Australian manufacturers are using new tools to optimise their revenue stream. While development and production are still important, the new focus is on digital transformation to remodel value propositions and processes. Fujitsu surveyed over 1500 business executives in mid-sized and large companies in 16 countries. Of those surveyed, 69 percent had already initiated digital transformation programs. These programs begin by looking at production efficiencies, but then move on to other sectors that have journeyed farther along the transformation pathway.
Digital transformation has hit some industries earlier than others, especially service industry categories. For instance, when disrupters affected the financial industry, service providers began with innovations looking to focus on optimisation and reducing costs. From this beginning, they turned to alternative products and services. Transforming the value chain introduced new opportunities for development, growth, and expansion.
How Can Digital Technology Transform Manufacturing?
According to Ian Brady at Steadfast Solutions, a Melbourne IT services company, “forty percent of manufacturers are currently focused on improving their production efficiency. Using new digital technologies, they are identifying optimisation opportunities to minimise disruption with the use of predictive maintenance and better monitoring of the supply chain and production centres.”
For manufacturers who have gone further in their transformation journey, optimisation is only the first step. With proper implementation, digital transformation can completely overhaul the manufacturing sector that can open up new avenues. For instance, manufacturers may begin to experiment with retail using online channels that don’t come with the same costs as opening a brick-and-mortar location.
How Are Retailers Affected?
Retailers may also find new opportunities in manufacturing due to reduced costs in some types of manufacturing. One example is 3D printing (also called additive manufacturing). Another change is that distribution companies are able to create direct access to consumers. These changes increase competition from sources new to the industry.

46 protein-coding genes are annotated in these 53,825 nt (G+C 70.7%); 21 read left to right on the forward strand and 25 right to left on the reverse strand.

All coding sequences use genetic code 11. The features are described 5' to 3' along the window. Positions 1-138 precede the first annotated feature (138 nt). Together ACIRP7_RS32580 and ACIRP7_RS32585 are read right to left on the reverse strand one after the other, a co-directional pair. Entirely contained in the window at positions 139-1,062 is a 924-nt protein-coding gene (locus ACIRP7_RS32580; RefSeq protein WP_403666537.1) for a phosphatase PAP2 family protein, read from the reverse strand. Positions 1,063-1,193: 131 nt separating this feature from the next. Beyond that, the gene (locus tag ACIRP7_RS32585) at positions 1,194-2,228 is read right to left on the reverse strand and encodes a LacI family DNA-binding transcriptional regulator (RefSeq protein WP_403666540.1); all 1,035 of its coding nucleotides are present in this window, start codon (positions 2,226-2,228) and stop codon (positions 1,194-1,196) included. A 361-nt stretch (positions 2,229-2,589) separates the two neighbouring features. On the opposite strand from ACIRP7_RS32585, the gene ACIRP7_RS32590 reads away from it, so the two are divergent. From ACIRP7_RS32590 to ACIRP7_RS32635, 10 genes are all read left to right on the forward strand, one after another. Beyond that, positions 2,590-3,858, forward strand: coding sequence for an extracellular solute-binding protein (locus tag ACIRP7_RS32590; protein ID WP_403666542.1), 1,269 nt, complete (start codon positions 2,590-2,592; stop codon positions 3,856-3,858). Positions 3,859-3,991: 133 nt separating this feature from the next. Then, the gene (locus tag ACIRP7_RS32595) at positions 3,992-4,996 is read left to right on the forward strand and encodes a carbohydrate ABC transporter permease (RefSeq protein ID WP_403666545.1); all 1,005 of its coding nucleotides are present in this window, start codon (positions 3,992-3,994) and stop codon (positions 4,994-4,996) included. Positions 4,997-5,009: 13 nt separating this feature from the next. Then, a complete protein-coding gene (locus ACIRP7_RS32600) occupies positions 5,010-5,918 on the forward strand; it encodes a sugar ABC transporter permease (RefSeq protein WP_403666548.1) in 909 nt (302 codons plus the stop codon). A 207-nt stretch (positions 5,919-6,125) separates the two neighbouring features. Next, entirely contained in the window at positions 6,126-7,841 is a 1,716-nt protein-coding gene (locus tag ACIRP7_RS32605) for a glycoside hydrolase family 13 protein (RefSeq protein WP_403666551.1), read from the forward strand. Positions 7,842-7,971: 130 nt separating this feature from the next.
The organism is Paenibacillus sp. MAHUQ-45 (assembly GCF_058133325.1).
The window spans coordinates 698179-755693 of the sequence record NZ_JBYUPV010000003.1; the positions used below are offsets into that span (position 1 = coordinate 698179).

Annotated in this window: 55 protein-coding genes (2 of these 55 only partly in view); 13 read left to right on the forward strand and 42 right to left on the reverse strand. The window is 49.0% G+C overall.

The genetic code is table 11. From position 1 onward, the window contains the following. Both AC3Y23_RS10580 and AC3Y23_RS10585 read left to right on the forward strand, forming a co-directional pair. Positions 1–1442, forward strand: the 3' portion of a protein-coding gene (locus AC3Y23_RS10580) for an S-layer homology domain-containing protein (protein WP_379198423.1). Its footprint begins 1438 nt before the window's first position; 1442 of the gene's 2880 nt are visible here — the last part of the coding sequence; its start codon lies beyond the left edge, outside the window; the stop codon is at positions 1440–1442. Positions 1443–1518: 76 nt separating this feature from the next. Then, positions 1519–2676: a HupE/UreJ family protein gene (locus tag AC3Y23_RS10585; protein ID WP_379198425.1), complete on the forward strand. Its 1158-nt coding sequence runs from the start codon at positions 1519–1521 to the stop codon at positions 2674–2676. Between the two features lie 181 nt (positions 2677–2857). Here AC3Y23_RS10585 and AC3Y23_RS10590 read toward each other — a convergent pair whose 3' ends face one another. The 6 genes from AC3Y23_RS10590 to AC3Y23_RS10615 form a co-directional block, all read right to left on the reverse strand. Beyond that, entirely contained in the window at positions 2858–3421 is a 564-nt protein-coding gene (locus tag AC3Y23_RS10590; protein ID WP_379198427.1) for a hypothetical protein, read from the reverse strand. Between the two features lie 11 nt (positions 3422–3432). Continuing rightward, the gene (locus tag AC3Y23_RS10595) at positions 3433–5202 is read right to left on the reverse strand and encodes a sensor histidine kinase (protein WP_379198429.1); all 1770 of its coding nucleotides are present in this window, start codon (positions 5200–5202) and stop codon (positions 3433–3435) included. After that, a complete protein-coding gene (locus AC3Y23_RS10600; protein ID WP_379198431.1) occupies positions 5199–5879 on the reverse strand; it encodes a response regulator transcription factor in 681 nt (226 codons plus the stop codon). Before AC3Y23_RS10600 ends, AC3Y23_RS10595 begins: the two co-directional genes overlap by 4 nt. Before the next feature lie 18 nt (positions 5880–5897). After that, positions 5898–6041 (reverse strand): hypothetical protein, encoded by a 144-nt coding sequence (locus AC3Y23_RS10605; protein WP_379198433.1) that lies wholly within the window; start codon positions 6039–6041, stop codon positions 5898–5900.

How Can Manufacturers Become More Competitive?
According to Steadfast Solutions, manufacturers that don’t respond to this new technology with strategic plans may get squeezed out of their core business. However, many industries have experienced market consolidation and profited from it. Savvy businesses not only survive, they thrive with new challenges. Businesses slow to respond to new technologies may be left behind.
Are Manufacturers Facing Other Challenges?
While consolidation is one challenge, it isn’t the only one facing manufacturers. Increased globalisation has significantly affected Australian manufacturers, making competition with outside businesses difficult. The cost of manufacturing is relatively high in Australia compared to the lower cost in nearby Asian countries making it difficult to compete.
This factor may change as wages rise and working conditions improve in countries such as China, a country that has a history of lower-cost manufacturing. The increasing usage of artificial intelligence (AI) and automation will help lower the cost of manufacturing at home, eroding the advantage of countries with lower energy and labour costs. In addition, Australian companies may find that consumers and businesses aren’t willing to pay the extra costs of shipping to get products from other countries and longer supply chains.
Are There Other Results of Digital Technology?
Online retailers such as Alibaba and Amazon allow even the smallest manufacturers reach larger global audiences. Small arts and crafts businesses in Africa can sell to buyers anywhere in the world. In the past, these small companies were limited to do doing business in a geographical are nearby due to the complex logistics and costs to set up as global retailers. Small companies can now benefit from economies of scale they couldn’t access on their own. The entry of Amazon in the Australian market has already changed the local scenario and expanded the range of products available to Australians.
The digital innovation involved in the process of getting products from the manufacturer to the end consumer is only the start of how digital transformation is revolutionising the future of manufacturing. The Internet of Things (IoT), AI, and Analytics can be used to create global dashboards to monitor a wide range of manufacturing. This technology allows operators to see detail as small as how a single machine is performing, use data to predict and eliminate maintenance issues or bottlenecks, allocate components, raw materials, skills, and capacity where they are most needed.
Businesses can use cheaper, faster methods to produce customised products at scale, offering a customer experience that once was only available to the wealthiest clients. Manufacturers can present clients with new innovations to ensure unique products from cars and boats to clothing and home furnishings.
Are There Any Limits to Digital Transformation?
In the end, the only limits are what businesses place on themselves in their willingness to re-imagine and redesign their purpose including finding the right partners and flexibility in creating products, Brady concludes. “As manufacturers learn to embrace digital transformation, they will be rewarded with increased revenues, a broader market, and a more stable future.”